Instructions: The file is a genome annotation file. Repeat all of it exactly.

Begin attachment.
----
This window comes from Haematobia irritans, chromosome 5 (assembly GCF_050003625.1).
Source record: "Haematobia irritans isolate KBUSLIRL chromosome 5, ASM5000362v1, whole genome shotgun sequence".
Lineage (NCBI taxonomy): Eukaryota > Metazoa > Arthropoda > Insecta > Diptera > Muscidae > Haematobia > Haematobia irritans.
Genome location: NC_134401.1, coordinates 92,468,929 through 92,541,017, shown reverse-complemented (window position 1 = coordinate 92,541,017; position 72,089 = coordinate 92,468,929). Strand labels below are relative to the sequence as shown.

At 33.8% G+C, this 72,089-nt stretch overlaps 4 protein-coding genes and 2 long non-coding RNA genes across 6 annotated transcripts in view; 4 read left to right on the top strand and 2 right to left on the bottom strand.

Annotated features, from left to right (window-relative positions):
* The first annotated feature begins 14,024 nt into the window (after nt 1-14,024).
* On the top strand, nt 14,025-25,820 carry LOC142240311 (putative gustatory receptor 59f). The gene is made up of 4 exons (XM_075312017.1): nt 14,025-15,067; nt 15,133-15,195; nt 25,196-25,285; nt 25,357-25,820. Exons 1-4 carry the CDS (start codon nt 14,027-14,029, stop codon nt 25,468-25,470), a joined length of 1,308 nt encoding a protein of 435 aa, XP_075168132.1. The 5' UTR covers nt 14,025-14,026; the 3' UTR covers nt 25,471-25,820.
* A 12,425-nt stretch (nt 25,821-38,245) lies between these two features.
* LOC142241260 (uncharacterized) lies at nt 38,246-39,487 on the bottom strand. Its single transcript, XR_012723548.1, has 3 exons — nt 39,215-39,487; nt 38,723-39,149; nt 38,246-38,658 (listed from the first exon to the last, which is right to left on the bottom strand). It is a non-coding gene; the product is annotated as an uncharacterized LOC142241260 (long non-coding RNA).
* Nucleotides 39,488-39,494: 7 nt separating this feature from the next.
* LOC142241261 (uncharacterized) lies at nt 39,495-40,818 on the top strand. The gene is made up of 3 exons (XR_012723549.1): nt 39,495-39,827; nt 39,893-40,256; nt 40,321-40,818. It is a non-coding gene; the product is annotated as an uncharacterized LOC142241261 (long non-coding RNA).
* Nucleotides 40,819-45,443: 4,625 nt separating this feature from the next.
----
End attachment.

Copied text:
This window comes from Haematobia irritans, chromosome 5 (assembly GCF_050003625.1).
Source record: "Haematobia irritans isolate KBUSLIRL chromosome 5, ASM5000362v1, whole genome shotgun sequence".
Lineage (NCBI taxonomy): Eukaryota > Metazoa > Arthropoda > Insecta > Diptera > Muscidae > Haematobia > Haematobia irritans.
Genome location: NC_134401.1, coordinates 92,468,929 through 92,541,017, shown reverse-complemented (window position 1 = coordinate 92,541,017; position 72,089 = coordinate 92,468,929). Strand labels below are relative to the sequence as shown.

At 33.8% G+C, this 72,089-nt stretch overlaps 4 protein-coding genes and 2 long non-coding RNA genes across 6 annotated transcripts in view; 4 read left to right on the top strand and 2 right to left on the bottom strand.

Annotated features, from left to right (window-relative positions):
* The first annotated feature begins 14,024 nt into the window (after nt 1-14,024).
* On the top strand, nt 14,025-25,820 carry LOC142240311 (putative gustatory receptor 59f). The gene is made up of 4 exons (XM_075312017.1): nt 14,025-15,067; nt 15,133-15,195; nt 25,196-25,285; nt 25,357-25,820. Exons 1-4 carry the CDS (start codon nt 14,027-14,029, stop codon nt 25,468-25,470), a joined length of 1,308 nt encoding a protein of 435 aa, XP_075168132.1. The 5' UTR covers nt 14,025-14,026; the 3' UTR covers nt 25,471-25,820.
* A 12,425-nt stretch (nt 25,821-38,245) lies between these two features.
* LOC142241260 (uncharacterized) lies at nt 38,246-39,487 on the bottom strand. Its single transcript, XR_012723548.1, has 3 exons — nt 39,215-39,487; nt 38,723-39,149; nt 38,246-38,658 (listed from the first exon to the last, which is right to left on the bottom strand). It is a non-coding gene; the product is annotated as an uncharacterized LOC142241260 (long non-coding RNA).
* Nucleotides 39,488-39,494: 7 nt separating this feature from the next.
* LOC142241261 (uncharacterized) lies at nt 39,495-40,818 on the top strand. The gene is made up of 3 exons (XR_012723549.1): nt 39,495-39,827; nt 39,893-40,256; nt 40,321-40,818. It is a non-coding gene; the product is annotated as an uncharacterized LOC142241261 (long non-coding RNA).
* Nucleotides 40,819-45,443: 4,625 nt separating this feature from the next.